Aid Review: Narrow the geographic focus

20 January 2011

by Stephen Grenville AO, consultant on financial sector issues in East Asia and Visiting Fellow at the Lowy Institute for International Policy

There are so many issues, it’s hard to know where to start. But one old chestnut that needs revisiting is the geographical spread of AusAID’s activities.

The geographical distribution is a reflection of the myriad (often conflicting) pressures every aid program faces. To placate those who want to do something about poverty wherever they see it, AusAID’s funds are widely spread, including to the high-visibility poverty cases in Africa. This wide dispersal may also reflect the pleadings of our diplomatic representatives in these countries as they try to bolster the relevance of their positions. A much more important factor currently driving this scatter-gun distribution is our effort to win a UN Security Council seat. The FIFA bid should remind us how futile these things can be.

The case for narrowing the geographic distribution is strong. There are plenty of poor people in the countries closer to us, which (incidentally but additionally), have more strategic importance. Almost half the Indonesian population lives on less than two dollars a day. If we think that AusAID can shore up and reform failing governments, there are enough of those in the Pacific. Thus there is plenty to do close to home.

But the most powerful argument is about administering the program. Sure, aid funds are in short supply. The greater shortage, however, is effective and expert administration. Effective implementation requires detailed knowledge of the recipient country and a sharply focused experience of what can and can’t be done with foreign aid. New Zealand’s special interest in the Pacific demonstrates how geographic focus allows the accumulation of deep expertise.

All this was said a long time ago.


Here is a quote from Bob McMullan, formerly Parliamentary Secretary for International Development, at a conference at Deakin University in 1989:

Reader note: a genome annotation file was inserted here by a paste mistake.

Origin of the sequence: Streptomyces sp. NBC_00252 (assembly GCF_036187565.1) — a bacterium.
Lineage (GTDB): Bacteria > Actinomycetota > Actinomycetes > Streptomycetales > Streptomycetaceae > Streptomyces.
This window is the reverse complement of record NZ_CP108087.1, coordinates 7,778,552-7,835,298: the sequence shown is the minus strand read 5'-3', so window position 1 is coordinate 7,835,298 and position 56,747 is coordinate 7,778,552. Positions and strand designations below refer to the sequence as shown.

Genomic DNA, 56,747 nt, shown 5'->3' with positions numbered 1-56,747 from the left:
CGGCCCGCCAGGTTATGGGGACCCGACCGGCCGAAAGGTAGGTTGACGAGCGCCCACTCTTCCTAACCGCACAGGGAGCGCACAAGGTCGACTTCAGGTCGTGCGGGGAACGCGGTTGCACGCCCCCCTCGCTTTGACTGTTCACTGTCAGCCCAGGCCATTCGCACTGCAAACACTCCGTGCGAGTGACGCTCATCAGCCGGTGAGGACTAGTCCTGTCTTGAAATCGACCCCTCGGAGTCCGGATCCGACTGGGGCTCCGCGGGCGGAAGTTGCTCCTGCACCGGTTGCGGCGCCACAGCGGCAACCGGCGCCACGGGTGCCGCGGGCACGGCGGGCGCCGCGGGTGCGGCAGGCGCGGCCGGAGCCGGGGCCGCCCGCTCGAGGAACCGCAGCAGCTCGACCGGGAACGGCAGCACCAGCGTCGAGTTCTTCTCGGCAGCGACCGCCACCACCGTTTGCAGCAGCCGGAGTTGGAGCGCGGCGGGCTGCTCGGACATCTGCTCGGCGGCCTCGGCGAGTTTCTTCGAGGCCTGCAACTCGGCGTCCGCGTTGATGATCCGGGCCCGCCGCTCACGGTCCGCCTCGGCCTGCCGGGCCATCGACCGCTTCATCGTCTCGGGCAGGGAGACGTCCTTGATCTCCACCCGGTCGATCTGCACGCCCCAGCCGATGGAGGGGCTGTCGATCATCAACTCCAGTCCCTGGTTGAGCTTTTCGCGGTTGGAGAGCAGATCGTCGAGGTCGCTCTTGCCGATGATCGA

"... the foreign affairs argument ... will inevitably influence the regional focus of our aid contribution. This regional focus is also influenced by efficiency criteria, ie. Australia can more efficiently manage an aid program in its region than one spread thinly around the world. Furthermore, seen in the context of international aid volumes, Australia can make a substantial contribution in our region whereas we make only a minor increment to a major concern when we spread ourselves to remote countries where the need may be greater. It is the not unfamiliar distinction between talking about important things and doing something important.  Australia talking about the poverty in Mali will make us all feel better. Spreading our aid budget so thinly that we wish to make a contribution in Mali as well as Vanuatu; in Haiti was well as Indonesia, will simply mean that the impact of our aid on the poverty of individuals around the world will be the less because we are spreading our managerial and our financial resources too thinly."



1/21/2011 6:15:42 PM #
There have been some queries about the quote from Bob McMullan above, the exact reference is below and we are doing our best to track down an electronic copy of the speech for readers who are interested.